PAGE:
The Long & Winding Road to Women’s Rights
Updated February, 2019
As Women’s History Month returns in March, 2019, students can learn about the thousands of suffragists who marched down Pennsylvania Avenue on March 3, 1913 (24 photos). Many of the 500,000 spectators were not supportive of the nonviolent protest, injuring 200 marchers and sending 100 of them to the hospital.
During March 2013 thousands gathered in Washington, DC to commemorate those marchers who took the struggle for women’s right to vote from the states to the federal government, rallying for a constitutional amendment. That march was dwarfed by the multiple marches by women and their supporters around the world on January 21, 2017.
Winning the Right to Vote
Concentrating on the women’s voting rights struggle in the United States, students can learn about Alice Paul and the other suffragists who picketed the White House and were imprisoned (and at times force-fed during hunger strikes) in the years following the 1913 march.
History.com provides a brief video recounting the imprisonment of suffrage leader Lucy Burns and notes that “Burns served more jail time during her six sentences than any other suffrage prisoner, and she helped instigate hunger strikes to protest the suffragists’ treatment.” The Library of Congress quotes another suffragist on forced feeding: “The drums of the ears seem to be bursting and there is a horrible pain in the throat and breast. The tube is pushed down twenty inches; [it] must go below the breastbone.”
News of the women’s treatment as well as changing tactics in following years helped lead to ratification of the 19th Amendment in 1920. For example,
The year 1915 marked a whole new level of activism for the suffrage movement in the U.S. Suffragist used new strategies like casting the Women’s Liberty Bell, creating the torch of Freedom, and launching a flotilla of woman suffrage boats in New York Harbor. Still, male voters in all four prominent eastern states (Massachusetts, New York, New Jersey, and Pennsylvania) rejected the idea of women having the right to vote. It is inspiring to note however, that just two years later, in 1917, New Yorkers launched yet another battle that succeeded. It was a victory that gave momentum to the national amendment just three years later.” …from The National Women’s History Project’s 2015 Gazette
The National Women’s History Project (now the National Women’s History Alliance) presents themes each year as the group recognizes women leaders. In 2019 the theme is Visionary Women: Champions of Peace & Nonviolence. The annual gazette offers biographical sketches of women on the front lines of issues of race, national origin, disability, gender identity, homelessness, socioeconomic status and others. Previously available as a PDF, the 2019 gazette is available via mail, with one copy being free.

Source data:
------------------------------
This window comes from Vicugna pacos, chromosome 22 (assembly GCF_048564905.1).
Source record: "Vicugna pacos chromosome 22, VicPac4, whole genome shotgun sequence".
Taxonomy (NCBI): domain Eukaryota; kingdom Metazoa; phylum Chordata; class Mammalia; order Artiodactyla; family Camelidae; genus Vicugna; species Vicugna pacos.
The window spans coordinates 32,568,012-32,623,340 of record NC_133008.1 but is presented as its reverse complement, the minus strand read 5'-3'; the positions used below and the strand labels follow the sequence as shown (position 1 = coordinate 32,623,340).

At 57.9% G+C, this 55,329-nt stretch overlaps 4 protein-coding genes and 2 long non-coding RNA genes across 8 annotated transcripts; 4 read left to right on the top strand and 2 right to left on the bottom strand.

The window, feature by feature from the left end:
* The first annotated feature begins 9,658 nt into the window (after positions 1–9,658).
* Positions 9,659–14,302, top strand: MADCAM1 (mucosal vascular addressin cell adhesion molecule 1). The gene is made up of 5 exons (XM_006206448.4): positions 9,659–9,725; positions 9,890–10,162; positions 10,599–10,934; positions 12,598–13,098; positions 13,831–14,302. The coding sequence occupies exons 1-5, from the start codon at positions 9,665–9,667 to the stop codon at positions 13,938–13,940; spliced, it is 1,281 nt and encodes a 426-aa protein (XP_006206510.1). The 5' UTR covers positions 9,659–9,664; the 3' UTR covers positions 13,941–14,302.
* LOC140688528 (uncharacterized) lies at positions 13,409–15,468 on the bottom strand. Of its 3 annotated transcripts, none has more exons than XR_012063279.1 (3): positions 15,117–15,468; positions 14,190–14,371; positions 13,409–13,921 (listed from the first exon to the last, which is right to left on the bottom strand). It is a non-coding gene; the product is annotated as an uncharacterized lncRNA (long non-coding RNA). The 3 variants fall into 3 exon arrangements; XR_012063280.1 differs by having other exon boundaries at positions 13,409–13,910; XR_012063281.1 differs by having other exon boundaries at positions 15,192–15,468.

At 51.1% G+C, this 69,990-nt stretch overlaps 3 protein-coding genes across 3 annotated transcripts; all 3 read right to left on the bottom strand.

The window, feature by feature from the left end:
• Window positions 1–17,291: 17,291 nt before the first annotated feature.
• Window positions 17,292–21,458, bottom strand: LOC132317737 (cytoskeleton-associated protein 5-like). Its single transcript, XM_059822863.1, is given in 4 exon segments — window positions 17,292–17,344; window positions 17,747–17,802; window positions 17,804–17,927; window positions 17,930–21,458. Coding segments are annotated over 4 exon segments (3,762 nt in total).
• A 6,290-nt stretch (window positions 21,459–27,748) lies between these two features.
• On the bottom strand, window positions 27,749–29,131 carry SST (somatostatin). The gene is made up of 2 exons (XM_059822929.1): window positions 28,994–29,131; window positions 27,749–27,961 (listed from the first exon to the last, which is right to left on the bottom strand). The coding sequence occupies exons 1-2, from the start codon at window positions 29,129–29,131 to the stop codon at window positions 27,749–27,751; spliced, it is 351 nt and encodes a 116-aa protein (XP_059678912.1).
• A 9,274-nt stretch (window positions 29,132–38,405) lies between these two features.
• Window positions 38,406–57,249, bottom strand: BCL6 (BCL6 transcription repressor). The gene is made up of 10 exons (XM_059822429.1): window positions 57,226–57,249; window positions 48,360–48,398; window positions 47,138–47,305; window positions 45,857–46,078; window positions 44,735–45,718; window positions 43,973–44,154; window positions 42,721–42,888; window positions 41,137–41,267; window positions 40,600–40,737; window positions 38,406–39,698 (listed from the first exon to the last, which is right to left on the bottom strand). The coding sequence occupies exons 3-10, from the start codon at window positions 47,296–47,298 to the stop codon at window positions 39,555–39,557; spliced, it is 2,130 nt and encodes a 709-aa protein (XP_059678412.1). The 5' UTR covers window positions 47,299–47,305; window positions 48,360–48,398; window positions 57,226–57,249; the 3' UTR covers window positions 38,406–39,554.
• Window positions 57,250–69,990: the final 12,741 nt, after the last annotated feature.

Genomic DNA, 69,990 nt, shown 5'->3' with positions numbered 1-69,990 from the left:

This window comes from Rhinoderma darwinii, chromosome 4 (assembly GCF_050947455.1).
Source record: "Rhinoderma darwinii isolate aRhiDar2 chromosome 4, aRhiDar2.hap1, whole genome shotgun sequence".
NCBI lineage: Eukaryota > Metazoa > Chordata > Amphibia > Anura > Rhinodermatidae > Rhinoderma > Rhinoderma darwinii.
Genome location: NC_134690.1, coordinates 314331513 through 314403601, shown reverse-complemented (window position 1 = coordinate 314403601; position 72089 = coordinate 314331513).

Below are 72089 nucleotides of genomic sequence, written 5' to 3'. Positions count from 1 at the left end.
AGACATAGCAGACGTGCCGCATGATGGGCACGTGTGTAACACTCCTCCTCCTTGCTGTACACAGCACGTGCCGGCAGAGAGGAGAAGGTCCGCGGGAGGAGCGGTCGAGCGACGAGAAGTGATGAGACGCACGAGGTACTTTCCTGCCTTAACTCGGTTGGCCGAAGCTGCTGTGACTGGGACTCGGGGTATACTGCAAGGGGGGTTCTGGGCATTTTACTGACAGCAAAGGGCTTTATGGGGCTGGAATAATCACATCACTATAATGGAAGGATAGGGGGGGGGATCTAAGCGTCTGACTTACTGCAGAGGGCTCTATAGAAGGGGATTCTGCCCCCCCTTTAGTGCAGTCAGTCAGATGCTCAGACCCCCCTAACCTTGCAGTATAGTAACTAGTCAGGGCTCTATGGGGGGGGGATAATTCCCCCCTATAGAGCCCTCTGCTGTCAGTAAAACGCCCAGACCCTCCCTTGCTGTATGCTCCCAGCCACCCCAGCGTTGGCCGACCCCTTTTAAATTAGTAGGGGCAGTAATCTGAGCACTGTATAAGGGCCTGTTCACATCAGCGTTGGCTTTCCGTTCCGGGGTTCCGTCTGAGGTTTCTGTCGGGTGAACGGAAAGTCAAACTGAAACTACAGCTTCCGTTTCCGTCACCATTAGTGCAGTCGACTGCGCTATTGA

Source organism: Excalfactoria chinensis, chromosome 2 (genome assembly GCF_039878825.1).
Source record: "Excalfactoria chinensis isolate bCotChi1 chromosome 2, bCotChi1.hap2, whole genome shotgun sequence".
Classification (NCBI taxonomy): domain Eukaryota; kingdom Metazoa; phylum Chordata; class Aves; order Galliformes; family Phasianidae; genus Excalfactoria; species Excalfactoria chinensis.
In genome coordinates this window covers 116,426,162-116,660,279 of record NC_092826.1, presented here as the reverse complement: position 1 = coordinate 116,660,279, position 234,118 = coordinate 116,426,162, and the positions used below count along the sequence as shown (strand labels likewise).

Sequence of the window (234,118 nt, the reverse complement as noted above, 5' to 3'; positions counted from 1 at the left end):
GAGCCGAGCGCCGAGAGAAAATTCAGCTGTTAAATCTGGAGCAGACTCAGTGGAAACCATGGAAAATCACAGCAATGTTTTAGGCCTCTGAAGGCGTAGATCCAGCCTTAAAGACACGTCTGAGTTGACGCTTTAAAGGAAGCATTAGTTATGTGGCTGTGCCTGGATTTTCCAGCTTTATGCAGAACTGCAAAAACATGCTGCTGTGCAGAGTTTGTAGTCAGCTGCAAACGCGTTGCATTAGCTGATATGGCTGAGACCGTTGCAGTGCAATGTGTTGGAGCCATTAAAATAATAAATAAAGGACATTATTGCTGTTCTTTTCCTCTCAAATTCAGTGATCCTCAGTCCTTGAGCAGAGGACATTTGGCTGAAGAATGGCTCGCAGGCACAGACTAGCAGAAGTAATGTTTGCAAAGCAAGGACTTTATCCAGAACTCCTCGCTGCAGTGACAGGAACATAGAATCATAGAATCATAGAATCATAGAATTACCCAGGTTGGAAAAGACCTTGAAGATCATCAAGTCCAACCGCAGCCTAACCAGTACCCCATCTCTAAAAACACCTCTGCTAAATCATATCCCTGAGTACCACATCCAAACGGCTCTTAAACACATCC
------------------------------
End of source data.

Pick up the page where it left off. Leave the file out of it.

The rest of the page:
Honoring Trailblazing Women in Labor and Business “The 2017 theme for National Women’s History Month honors women who have successfully challenged the role of women in both business and the paid labor force. Women have always worked, but often their work has been undervalued and unpaid.” National Women’s History Project
The 2016 theme was Working to Form a More Perfect Union: Honoring Women in Public Service and Government. Looking over the brief bios of women being recognized in 2016 – from Puerto Rican Isabel Gonzalez to Senator Barbara Mikulski – will give students a glimpse of the range of leaders’ accomplishments from the 1800’s until today.
In 2015 the NWHP celebrated 19th and 20th century women whose work ranged from historian to musician. The NWHP website provides an essay outlining the development of Women’s History Month beginning in the 1970’s.
In a brief video made before the 2012 election, people of all ages reflected on the effects of the 19th amendment. The Turning Point Suffragist Memorial Association, which produced the video, hosts biographical sketches of suffragists.
Students and teachers can register at the Newseum to access images of primary resources showing women using the First Amendment to push for political rights. The collection of front pages from suffrage journals and city newspapers show the negative response to abuse of women during the 1913 march in Washington from some newspapers, as well as the New York Times’ decision to bury news of the march in a story about Woodrow Wilson’s inauguration preparations.
The publications give students a view of contemporary events surrounding the suffragist movement. The Newseum also hosts a multi-media module Women, Their Rights and Nothing Less.
Women’s History Museum Spans Eras
A recent NYT article, Early Feminists Issued a Declaration of Independence. Where Is It Now? by Liz Robbins and Sam Roberts, not only reviews the history around the writing of the 1848 Declaration of Sentiments, but also reveals how current historians interact.
Women Scientists through History